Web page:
CRS Annotated Constitution

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Clause 2. He shall have Power, by and with the Advice and Consent of the Senate, to make Treaties, provided two thirds of the Senators present concur; and he shall nominate, and by and with the Advice and Consent of the Senate, shall appoint Ambassadors, other public Ministers and Consuls, Judges of the supreme Court, and all other Officers of the United States, whose Appointments are not herein otherwise provided for, and which shall be established by Law: but the Congress may by Law vest the Appointment of such inferior Officers, as they think proper, in the President alone, in the Court of Law, or in the Heads of Departments.


President and Senate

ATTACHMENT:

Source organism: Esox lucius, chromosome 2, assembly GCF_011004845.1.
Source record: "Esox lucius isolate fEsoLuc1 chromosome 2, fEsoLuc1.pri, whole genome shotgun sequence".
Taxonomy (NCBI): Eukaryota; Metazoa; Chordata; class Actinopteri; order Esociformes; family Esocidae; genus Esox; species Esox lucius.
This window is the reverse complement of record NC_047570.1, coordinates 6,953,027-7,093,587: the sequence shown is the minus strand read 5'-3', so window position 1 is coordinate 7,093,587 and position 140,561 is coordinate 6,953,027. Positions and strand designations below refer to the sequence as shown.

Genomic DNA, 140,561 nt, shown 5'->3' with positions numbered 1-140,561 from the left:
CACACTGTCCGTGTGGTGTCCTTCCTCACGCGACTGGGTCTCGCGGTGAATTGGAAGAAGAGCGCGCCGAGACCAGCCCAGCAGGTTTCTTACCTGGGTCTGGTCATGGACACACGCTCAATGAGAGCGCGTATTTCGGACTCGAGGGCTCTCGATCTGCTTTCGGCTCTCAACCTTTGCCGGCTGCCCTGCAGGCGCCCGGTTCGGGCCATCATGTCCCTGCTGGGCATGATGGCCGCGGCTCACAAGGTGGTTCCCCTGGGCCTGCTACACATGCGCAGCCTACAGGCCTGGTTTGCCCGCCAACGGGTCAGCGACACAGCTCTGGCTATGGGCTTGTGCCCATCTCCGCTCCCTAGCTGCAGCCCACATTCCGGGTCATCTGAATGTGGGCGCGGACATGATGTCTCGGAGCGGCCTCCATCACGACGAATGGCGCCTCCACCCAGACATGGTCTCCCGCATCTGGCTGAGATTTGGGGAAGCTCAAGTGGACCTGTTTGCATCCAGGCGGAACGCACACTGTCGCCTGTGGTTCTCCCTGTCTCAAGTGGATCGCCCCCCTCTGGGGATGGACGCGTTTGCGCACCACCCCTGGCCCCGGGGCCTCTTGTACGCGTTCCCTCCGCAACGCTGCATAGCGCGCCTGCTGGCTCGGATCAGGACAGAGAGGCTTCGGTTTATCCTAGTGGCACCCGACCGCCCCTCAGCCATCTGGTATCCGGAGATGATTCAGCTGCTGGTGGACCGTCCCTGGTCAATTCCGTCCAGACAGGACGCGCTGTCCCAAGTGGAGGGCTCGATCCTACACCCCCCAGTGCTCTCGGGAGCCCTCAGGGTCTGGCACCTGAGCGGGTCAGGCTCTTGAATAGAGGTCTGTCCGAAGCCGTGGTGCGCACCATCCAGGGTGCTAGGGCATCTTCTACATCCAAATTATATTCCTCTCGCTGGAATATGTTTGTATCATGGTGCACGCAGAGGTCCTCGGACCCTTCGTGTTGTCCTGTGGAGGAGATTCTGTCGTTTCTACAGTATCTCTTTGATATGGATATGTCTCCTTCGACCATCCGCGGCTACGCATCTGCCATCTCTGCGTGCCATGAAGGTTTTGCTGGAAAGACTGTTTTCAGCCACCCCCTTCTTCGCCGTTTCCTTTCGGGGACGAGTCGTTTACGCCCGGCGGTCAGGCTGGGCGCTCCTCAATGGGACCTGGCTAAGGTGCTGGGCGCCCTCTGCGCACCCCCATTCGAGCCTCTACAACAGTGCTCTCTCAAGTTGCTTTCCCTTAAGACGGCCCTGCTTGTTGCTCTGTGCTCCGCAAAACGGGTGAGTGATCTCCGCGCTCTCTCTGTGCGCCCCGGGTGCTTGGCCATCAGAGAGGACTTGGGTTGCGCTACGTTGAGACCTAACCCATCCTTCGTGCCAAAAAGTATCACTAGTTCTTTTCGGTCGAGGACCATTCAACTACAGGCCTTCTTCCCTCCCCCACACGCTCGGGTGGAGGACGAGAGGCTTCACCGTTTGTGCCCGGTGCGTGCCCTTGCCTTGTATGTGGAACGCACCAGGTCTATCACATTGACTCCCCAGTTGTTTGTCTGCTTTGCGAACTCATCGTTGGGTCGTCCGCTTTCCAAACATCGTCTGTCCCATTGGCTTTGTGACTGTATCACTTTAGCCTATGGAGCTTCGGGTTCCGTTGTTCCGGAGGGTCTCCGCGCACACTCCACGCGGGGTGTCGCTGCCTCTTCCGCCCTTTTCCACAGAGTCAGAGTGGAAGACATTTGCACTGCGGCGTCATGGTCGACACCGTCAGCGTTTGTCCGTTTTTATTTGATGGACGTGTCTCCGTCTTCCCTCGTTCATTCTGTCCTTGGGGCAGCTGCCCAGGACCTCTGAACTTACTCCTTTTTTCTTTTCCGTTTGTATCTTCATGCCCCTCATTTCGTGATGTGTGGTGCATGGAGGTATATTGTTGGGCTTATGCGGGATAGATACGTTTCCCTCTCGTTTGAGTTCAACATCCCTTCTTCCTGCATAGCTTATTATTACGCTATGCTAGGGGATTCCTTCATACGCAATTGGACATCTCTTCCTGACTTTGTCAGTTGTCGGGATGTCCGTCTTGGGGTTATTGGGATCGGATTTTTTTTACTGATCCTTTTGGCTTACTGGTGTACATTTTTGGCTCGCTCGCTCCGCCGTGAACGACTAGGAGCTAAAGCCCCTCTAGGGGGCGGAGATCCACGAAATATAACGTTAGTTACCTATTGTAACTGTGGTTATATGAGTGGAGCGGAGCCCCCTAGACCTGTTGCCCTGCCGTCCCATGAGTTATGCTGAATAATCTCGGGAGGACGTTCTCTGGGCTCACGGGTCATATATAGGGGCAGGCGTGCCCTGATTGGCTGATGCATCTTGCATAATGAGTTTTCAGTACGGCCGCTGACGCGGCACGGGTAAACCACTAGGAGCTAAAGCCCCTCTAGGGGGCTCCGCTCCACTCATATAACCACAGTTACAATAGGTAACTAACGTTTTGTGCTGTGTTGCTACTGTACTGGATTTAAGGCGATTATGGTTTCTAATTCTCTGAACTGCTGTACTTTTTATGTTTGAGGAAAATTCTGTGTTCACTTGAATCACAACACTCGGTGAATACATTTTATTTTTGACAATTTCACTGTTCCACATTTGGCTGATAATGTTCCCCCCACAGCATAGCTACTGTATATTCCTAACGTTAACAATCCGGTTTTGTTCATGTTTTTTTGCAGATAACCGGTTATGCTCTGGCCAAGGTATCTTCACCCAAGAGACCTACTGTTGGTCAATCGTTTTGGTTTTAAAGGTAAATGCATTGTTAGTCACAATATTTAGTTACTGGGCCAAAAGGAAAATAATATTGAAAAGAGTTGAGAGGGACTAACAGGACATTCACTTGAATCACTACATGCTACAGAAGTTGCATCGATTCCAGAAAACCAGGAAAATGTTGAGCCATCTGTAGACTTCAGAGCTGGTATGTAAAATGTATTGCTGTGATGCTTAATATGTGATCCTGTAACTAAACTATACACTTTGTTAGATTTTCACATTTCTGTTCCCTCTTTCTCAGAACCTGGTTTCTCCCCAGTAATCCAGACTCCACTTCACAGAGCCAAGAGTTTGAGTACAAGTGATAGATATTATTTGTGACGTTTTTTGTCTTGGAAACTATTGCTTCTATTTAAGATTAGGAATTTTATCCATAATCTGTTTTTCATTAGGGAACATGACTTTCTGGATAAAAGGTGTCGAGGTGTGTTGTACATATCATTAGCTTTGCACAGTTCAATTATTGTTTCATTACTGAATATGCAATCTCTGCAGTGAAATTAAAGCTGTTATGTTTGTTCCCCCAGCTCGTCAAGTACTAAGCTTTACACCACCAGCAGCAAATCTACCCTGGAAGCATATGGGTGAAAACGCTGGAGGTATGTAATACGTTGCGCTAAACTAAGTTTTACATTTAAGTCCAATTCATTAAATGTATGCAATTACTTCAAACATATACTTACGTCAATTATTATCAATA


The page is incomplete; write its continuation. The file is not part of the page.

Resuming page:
The plan which the Committee of Detail reported to the Federal Convention on August 6, 1787 provided that “the Senate of the United States shall have power to make treaties, and to appoint Ambassadors, and Judges of the Supreme Court.”255 Not until September 7, ten days before the Convention’s final adjournment, was the President made a participant in these powers.256 The constitutional clause evidently assumes that the President and Senate will be associated throughout the entire process of making a treaty, al[p.470]though Jay, writing in The Federalist, foresaw that the initiative must often be seized by the President without benefit of senatorial counsel.257 Yet, so late as 1818, Rufus King, Senator from New York, who had been a member of the Convention, declared on the floor of the Senate: “In these concerns the Senate are the Constitutional and the only responsible counsellors of the President. And in this capacity the Senate may, and ought to, look into and watch over every branch of the foreign affairs of the nation; they may, therefore, at any time call for full and exact information respecting the foreign affairs, and express their opinion and advice to the President respecting the same, when, and under whatever other circumstances, they may think such advice expedient.”258